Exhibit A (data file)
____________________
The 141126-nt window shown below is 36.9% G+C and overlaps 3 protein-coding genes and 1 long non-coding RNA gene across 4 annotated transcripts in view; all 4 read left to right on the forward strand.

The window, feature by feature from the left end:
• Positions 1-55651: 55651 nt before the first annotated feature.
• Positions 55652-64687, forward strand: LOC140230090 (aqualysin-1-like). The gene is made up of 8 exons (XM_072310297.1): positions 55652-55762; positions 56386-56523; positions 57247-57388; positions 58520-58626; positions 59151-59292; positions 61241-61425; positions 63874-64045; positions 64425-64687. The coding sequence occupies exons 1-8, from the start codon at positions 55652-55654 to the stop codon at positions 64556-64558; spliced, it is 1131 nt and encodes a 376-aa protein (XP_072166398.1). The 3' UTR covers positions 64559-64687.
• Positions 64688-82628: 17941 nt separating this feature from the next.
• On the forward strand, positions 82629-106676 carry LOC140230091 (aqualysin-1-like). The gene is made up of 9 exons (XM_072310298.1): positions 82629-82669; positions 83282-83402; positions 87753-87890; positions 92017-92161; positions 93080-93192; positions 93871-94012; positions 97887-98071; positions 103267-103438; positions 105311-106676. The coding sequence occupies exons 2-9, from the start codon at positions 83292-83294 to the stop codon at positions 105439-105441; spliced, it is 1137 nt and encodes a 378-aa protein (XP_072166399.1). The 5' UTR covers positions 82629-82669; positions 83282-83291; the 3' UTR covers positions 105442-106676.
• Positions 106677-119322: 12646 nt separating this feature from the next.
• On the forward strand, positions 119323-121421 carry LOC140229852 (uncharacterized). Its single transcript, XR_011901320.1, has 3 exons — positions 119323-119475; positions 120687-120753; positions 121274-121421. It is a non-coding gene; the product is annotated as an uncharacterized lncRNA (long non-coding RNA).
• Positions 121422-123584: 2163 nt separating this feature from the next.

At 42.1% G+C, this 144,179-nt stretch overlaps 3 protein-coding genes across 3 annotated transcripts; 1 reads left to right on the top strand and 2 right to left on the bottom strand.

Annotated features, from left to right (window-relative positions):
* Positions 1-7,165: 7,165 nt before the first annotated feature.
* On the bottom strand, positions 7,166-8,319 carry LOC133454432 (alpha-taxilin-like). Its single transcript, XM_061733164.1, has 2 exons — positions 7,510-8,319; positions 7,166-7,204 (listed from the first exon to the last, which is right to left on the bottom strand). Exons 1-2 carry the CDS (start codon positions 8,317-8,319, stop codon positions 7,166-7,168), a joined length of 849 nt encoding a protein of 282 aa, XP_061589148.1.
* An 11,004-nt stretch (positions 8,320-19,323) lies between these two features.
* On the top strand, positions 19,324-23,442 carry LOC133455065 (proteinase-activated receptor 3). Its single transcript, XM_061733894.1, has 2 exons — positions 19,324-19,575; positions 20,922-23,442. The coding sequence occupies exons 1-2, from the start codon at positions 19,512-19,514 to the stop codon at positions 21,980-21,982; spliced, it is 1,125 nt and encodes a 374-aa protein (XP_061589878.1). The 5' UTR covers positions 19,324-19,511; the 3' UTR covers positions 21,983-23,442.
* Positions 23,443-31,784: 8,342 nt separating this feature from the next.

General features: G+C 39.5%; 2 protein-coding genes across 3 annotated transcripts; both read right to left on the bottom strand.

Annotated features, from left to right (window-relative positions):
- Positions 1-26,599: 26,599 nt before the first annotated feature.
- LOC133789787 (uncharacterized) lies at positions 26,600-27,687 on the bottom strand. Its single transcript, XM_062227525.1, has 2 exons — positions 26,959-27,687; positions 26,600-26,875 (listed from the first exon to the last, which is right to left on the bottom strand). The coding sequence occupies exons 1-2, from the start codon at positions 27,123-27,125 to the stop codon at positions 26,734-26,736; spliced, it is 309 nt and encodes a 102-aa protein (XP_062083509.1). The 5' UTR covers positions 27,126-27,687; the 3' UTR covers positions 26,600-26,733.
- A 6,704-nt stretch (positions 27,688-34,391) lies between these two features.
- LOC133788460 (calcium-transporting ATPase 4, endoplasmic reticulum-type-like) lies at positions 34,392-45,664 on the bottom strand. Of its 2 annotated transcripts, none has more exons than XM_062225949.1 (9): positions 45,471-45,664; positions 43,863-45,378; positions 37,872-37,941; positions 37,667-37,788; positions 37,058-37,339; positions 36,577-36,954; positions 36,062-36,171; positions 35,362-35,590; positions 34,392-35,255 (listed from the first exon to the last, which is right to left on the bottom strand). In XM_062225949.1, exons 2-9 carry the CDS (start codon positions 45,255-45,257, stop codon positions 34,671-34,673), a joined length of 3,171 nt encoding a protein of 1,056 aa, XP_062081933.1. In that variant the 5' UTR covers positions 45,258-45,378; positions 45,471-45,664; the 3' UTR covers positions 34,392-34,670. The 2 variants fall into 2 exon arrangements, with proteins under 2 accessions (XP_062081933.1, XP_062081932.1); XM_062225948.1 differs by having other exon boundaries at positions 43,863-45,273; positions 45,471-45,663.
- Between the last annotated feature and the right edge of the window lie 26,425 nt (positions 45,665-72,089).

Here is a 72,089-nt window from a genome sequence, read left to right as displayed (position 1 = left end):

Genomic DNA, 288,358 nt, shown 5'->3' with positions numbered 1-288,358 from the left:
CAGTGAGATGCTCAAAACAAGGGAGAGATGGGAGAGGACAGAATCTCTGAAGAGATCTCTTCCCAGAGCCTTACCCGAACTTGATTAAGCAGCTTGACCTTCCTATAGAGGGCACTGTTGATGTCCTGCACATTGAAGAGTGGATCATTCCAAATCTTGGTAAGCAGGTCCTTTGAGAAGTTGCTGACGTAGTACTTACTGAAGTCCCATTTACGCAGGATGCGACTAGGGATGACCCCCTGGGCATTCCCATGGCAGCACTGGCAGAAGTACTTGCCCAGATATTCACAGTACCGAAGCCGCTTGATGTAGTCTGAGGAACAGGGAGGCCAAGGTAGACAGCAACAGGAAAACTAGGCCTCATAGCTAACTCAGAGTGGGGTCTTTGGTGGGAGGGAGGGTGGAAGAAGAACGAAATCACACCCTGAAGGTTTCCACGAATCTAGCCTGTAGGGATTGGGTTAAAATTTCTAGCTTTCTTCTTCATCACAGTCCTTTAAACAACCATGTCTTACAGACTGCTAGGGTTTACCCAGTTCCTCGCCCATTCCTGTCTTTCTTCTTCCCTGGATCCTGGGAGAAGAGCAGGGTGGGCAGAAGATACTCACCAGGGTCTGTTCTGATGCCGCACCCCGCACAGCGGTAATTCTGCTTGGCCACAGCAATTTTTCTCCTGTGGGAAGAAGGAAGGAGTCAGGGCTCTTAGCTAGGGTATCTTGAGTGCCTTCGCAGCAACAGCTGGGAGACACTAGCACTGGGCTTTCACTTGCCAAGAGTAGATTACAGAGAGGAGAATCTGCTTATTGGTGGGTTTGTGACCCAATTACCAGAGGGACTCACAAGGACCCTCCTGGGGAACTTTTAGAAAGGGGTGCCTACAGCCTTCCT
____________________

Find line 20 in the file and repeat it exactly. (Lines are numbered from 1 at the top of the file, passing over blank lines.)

- LOC133789787 (uncharacterized) lies at positions 26,600-27,687 on the bottom strand. Its single transcript, XM_062227525.1, has 2 exons — positions 26,959-27,687; positions 26,600-26,875 (listed from the first exon to the last, which is right to left on the bottom strand). The coding sequence occupies exons 1-2, from the start codon at positions 27,123-27,125 to the stop codon at positions 26,734-26,736; spliced, it is 309 nt and encodes a 102-aa protein (XP_062083509.1). The 5' UTR covers positions 27,126-27,687; the 3' UTR covers positions 26,600-26,733.